But if we have an inherent right to life, liberty and the pursuit of happiness, as inheritors of this ‘culture of privilege,’ I wonder why our beneficent government encourages male absences by withholding subsistence checks to households where there is something resembling an adult male helping? Another way to look at Follett’s quote is to ignore the mandate that encourages men to leave homes and abrogate their responsibilities. Another way to use Follett’s quote is to talk about challenging our communities to come up with a plan where our kids are pushing down the doors of opportunity with the bulldozer we have at our disposal--education. We got to make people change their vocabularies and stop repetitive welfare generations.

In 2002, the Census Bureau reported that over a lifetime, college graduates will earn $1,000,000 more than a high school graduate. If our kids are depending upon us to leave them their lifestyle, we definitely need to talk to them about that, because I’m not. I’m spending it. Education was the key for me, as I was told when I grew up, and I've told our son it’s the key to a pot of gold they can earn on their own.

So much of what we do today is based on a ‘culture of evidence,’ that which can be proven. One of the things not factored under this umbrella of the so-called ‘culture of evidence’ is that statisticians and demographers have generally ignored the ‘culture of privilege’ that has surfaced. This is a culture where you have people who believe the government or society owes them, rather than realize if they want to ride on the train to success they have to earn a ticket, and not expect one to be given to them.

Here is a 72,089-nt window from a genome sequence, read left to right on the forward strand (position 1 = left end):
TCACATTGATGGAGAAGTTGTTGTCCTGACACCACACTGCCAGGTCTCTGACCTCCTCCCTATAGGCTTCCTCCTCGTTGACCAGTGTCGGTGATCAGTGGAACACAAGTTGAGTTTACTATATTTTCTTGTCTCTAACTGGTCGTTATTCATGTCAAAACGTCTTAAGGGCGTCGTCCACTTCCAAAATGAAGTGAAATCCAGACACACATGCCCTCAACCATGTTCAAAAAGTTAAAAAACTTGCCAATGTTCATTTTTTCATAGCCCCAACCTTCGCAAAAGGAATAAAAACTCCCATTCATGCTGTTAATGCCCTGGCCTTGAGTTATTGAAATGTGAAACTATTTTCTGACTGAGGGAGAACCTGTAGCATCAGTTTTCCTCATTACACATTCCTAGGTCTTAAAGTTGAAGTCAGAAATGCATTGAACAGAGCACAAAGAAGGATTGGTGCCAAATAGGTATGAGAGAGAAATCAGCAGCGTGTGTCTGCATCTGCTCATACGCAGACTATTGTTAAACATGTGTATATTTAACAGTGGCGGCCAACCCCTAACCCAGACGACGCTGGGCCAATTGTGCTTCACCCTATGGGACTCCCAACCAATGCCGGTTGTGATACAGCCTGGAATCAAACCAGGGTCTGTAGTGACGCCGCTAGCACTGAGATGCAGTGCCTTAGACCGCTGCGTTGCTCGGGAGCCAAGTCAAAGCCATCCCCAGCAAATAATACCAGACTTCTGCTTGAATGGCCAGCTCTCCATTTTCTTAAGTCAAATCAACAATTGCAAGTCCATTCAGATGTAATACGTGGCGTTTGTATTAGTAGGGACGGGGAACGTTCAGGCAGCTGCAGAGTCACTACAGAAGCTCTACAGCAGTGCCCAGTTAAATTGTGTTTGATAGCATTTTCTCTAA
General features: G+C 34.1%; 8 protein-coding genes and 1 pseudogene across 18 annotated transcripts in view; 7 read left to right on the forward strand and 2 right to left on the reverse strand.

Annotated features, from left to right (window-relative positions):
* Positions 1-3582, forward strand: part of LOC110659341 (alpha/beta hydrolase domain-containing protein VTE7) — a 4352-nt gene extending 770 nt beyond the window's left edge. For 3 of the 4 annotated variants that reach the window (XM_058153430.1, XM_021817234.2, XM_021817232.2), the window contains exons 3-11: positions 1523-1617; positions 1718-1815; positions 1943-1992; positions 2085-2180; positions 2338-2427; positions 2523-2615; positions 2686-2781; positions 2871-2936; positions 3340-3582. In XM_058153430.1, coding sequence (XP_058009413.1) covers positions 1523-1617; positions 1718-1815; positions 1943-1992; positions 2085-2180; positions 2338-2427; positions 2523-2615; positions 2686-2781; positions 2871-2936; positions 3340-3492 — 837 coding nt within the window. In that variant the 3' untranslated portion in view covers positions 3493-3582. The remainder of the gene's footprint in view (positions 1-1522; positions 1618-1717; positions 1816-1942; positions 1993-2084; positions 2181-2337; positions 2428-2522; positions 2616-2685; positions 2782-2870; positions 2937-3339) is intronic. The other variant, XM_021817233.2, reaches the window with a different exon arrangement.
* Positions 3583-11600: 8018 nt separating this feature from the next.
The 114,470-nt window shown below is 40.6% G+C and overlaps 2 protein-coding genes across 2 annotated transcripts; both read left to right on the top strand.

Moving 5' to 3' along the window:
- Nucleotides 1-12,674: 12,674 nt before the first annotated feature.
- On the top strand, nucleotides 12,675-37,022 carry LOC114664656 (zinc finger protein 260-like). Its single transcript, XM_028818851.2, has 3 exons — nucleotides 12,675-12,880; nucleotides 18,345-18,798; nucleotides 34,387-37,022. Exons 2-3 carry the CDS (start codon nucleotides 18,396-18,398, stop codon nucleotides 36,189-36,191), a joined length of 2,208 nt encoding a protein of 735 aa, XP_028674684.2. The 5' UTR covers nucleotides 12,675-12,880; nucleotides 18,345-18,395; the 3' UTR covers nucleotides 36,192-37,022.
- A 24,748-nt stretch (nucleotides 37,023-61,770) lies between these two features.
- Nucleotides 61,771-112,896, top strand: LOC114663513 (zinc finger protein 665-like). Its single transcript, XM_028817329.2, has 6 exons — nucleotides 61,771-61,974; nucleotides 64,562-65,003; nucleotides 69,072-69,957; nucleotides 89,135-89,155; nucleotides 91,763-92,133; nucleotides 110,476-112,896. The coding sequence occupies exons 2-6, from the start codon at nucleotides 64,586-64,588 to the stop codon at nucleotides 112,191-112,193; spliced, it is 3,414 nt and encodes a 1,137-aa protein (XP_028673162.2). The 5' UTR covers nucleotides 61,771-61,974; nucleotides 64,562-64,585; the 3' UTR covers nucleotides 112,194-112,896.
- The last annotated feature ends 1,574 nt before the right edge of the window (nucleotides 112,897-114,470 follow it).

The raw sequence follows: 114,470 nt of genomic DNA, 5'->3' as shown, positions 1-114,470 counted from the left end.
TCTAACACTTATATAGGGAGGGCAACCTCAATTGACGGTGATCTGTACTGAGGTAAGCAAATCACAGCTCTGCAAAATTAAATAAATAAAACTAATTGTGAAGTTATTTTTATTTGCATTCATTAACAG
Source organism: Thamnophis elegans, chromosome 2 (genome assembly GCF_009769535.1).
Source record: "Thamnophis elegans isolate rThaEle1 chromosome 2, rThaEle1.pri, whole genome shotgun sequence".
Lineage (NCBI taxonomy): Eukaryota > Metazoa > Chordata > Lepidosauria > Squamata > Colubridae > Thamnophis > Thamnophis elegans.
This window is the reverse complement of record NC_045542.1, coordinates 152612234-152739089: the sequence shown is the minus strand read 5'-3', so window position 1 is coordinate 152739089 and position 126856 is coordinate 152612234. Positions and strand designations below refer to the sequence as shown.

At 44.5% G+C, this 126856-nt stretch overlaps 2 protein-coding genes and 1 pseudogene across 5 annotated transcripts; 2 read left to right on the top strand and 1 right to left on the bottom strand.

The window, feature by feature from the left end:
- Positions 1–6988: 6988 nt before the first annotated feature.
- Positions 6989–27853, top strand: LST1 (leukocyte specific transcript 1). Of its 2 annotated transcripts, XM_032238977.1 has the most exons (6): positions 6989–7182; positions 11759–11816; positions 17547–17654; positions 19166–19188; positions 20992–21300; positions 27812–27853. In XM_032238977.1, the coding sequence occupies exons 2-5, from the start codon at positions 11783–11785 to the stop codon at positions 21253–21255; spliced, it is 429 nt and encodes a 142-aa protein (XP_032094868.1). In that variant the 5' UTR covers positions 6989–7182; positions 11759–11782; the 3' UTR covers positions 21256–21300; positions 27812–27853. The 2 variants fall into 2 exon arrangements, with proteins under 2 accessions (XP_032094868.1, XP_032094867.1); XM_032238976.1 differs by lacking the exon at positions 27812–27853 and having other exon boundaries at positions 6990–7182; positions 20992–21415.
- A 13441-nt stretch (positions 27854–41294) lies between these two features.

Some time ago, I had a talk with our younger son’s teacher about an advanced mathematics program at the school he attends. Our younger son had declined to get into a program he had been asked to join. It was an elite honor, and my wife and I initially chose to listen to our son’s wishes. But after talking with teachers who sounded as concerned as the teachers I remember I had, my wife and I overruled our son wishes. Recently our son took the ACT test and remarked how easy it was. Why? Because he was parented into the right direction.

We put him on the road to achievement, rather than wallow in mediocrity and laziness. Our son was not happy. But as I shared with him, sometimes he needs to be quiet and do what he’s told without reaching to a constitutional argument of ‘freedom of choice’ that no parent should think is mandated in a house where they, not Congress, pay the bills. I don’t want him to live off us forever, so I’m weaning him now.

Carpe Diem. Seize the day. Parents should realize no one is going to care for our children the way we will. We have not only an opportunity but also an obligation as parents to unite and show our strength in numbers by being with our kids. Parents have a divine right and responsibility to unite and encourage our educators.

Most of all, as parents we have been called upon to work together to strengthen our education system; find ways to create laws that provide opportunities for us to leave villages to gain additional employment; and set examples so we can make a difference our children will remember us for, as we cultivate our men into becoming productive adults.